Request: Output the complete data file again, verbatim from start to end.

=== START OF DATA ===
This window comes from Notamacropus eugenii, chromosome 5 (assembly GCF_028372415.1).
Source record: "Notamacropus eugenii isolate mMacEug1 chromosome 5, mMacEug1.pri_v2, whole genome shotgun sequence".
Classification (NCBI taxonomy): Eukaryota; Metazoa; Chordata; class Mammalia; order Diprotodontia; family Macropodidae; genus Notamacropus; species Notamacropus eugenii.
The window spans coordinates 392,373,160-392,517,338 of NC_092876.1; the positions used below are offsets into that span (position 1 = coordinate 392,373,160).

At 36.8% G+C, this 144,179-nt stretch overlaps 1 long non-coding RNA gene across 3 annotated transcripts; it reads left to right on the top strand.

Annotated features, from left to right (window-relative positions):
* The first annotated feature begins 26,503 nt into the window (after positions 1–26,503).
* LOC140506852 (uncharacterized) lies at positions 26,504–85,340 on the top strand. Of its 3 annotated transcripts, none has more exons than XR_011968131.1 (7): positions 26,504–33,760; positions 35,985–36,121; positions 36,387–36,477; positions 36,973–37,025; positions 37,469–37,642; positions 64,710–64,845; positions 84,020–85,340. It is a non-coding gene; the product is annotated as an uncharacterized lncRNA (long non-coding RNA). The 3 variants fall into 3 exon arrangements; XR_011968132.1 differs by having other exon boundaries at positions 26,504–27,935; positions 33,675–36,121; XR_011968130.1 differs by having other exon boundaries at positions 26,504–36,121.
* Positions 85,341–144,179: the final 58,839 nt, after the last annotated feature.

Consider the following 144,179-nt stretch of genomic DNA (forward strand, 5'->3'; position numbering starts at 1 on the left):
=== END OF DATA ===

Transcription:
This window comes from Notamacropus eugenii, chromosome 5 (assembly GCF_028372415.1).
Source record: "Notamacropus eugenii isolate mMacEug1 chromosome 5, mMacEug1.pri_v2, whole genome shotgun sequence".
Classification (NCBI taxonomy): Eukaryota; Metazoa; Chordata; class Mammalia; order Diprotodontia; family Macropodidae; genus Notamacropus; species Notamacropus eugenii.
The window spans coordinates 392,373,160-392,517,338 of NC_092876.1; the positions used below are offsets into that span (position 1 = coordinate 392,373,160).

At 36.8% G+C, this 144,179-nt stretch overlaps 1 long non-coding RNA gene across 3 annotated transcripts; it reads left to right on the top strand.

Annotated features, from left to right (window-relative positions):
* The first annotated feature begins 26,503 nt into the window (after positions 1–26,503).
* LOC140506852 (uncharacterized) lies at positions 26,504–85,340 on the top strand. Of its 3 annotated transcripts, none has more exons than XR_011968131.1 (7): positions 26,504–33,760; positions 35,985–36,121; positions 36,387–36,477; positions 36,973–37,025; positions 37,469–37,642; positions 64,710–64,845; positions 84,020–85,340. It is a non-coding gene; the product is annotated as an uncharacterized lncRNA (long non-coding RNA). The 3 variants fall into 3 exon arrangements; XR_011968132.1 differs by having other exon boundaries at positions 26,504–27,935; positions 33,675–36,121; XR_011968130.1 differs by having other exon boundaries at positions 26,504–36,121.
* Positions 85,341–144,179: the final 58,839 nt, after the last annotated feature.

Consider the following 144,179-nt stretch of genomic DNA (forward strand, 5'->3'; position numbering starts at 1 on the left):